Atrios explains his ad policy and wraps up by comparing BlogAds to the Dean blog.
What the Dean campaign tapped into was a bunch of people who wanted to feel personally invested in a campaign, but hadn’t found any way to do that. Too many state and local parties are completely ossified and don’t return calls by people offering to volunteer, and are often run by people who don’t seem to want any new blood interfering with their little fiefdoms. Between impeachment, Florida, and the Bush administration there are a lot of people new people who decided they wanted to become “involved” but didn’t know how. The internet allows a small degree of personal involvement by a large number of people, and they’re grateful for candidates who let them feel involved. Haines, who is running to be the nominee in Georgia’s 12th, started taking/responding to comments and criticisms. That’s smart.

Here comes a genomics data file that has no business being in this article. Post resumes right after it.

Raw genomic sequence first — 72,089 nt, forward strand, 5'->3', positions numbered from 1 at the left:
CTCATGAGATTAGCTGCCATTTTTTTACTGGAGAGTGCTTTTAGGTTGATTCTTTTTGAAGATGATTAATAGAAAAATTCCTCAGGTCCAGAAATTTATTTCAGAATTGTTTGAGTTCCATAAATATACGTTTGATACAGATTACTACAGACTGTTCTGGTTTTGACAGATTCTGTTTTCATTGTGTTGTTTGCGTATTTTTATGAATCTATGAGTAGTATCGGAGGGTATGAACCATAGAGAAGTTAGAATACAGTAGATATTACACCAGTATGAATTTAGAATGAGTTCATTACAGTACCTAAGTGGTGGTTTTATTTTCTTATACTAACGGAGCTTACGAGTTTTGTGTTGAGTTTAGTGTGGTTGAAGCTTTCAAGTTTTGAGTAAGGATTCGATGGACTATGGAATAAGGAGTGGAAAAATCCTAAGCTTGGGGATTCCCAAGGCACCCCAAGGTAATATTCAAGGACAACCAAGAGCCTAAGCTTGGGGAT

Look, a lot of the internet “personal involvement” is an illusion – and most people know that. Nobody ever thought Howard Dean read through thousands of comments on his weblog, but it nonetheless allowed them to feel they had a wee personal connection to the campaign, and that’s all that mattered. The truth is, I think it’s relatively easy for a campaign to tap into that sentiment, though not all campaigns will be comfortable doing that – and nor should they try. Blog readers are not your “typical voter” or your “typical Democrat,” and not all campaigns/candidates are necessarily well-suited for trying to tap into that particular vibe. But, some are and with a little creativity and not too much effort they might be able to get the little extra money/attention they need to put them over the line in November. And, hey, write me a nice fat consulting check and I’ll tell you how to do it… ;)